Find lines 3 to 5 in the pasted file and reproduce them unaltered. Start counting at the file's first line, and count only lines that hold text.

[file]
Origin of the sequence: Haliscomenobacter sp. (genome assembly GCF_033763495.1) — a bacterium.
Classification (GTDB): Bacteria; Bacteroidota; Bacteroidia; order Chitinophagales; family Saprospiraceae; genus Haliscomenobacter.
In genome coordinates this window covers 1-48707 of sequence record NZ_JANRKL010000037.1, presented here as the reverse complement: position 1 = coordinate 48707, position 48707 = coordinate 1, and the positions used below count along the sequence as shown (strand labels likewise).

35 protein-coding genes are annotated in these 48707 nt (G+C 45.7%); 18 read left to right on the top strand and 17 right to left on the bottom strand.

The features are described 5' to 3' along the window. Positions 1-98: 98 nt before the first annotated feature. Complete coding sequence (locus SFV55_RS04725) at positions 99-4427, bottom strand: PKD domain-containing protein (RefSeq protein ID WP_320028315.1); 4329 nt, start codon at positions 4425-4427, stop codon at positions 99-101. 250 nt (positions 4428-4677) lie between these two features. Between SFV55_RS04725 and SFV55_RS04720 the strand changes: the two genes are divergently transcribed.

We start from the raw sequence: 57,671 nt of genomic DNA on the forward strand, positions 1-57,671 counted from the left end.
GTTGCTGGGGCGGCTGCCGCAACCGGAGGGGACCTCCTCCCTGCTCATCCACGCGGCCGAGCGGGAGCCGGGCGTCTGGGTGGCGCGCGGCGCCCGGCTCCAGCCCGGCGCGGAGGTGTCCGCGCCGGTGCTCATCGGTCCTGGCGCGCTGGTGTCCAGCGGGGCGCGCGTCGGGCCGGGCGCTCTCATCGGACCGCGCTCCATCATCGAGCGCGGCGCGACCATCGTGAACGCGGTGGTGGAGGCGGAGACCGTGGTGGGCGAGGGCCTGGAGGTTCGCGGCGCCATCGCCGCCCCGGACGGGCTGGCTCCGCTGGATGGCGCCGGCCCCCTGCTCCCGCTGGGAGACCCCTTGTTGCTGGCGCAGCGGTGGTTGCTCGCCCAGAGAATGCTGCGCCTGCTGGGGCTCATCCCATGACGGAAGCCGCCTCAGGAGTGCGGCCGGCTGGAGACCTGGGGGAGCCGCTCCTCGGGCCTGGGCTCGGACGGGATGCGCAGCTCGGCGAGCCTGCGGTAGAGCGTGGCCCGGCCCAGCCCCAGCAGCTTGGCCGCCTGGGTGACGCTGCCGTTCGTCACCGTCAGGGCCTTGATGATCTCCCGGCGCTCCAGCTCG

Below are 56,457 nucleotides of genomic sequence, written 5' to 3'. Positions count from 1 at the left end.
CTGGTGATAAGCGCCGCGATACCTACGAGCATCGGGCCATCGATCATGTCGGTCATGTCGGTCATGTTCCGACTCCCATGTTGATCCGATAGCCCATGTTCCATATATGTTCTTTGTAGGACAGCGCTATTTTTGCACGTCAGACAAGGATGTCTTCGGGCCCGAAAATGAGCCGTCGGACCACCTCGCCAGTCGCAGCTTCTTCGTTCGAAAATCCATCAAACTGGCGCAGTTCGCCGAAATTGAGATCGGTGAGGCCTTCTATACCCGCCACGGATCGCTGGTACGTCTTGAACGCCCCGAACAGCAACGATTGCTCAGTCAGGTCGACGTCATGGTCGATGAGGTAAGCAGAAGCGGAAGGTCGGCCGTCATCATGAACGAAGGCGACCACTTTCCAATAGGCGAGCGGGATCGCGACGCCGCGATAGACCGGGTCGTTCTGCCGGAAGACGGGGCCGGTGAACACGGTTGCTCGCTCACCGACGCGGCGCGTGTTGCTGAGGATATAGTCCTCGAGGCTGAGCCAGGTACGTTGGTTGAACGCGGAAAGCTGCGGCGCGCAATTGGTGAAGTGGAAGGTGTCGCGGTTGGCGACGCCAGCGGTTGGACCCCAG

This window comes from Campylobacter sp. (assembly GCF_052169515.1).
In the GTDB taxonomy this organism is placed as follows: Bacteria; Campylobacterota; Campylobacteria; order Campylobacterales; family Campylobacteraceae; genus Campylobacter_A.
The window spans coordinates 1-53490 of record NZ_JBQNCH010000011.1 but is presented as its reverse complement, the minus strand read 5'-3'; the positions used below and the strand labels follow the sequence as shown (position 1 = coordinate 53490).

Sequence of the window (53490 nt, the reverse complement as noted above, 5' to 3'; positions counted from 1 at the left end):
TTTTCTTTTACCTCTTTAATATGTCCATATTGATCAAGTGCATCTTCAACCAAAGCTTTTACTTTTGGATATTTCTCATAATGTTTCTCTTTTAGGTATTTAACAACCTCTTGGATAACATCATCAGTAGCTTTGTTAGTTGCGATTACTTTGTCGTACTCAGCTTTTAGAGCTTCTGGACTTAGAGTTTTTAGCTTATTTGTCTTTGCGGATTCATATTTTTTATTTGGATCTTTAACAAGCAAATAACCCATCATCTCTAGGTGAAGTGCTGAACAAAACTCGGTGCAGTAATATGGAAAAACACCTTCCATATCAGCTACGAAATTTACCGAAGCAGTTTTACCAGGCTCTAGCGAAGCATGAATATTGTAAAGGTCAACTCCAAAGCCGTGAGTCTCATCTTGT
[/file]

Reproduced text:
In genome coordinates this window covers 1-48707 of sequence record NZ_JANRKL010000037.1, presented here as the reverse complement: position 1 = coordinate 48707, position 48707 = coordinate 1, and the positions used below count along the sequence as shown (strand labels likewise).

35 protein-coding genes are annotated in these 48707 nt (G+C 45.7%); 18 read left to right on the top strand and 17 right to left on the bottom strand.

The features are described 5' to 3' along the window. Positions 1-98: 98 nt before the first annotated feature. Complete coding sequence (locus SFV55_RS04725) at positions 99-4427, bottom strand: PKD domain-containing protein (RefSeq protein ID WP_320028315.1); 4329 nt, start codon at positions 4425-4427, stop codon at positions 99-101. 250 nt (positions 4428-4677) lie between these two features. Between SFV55_RS04725 and SFV55_RS04720 the strand changes: the two genes are divergently transcribed.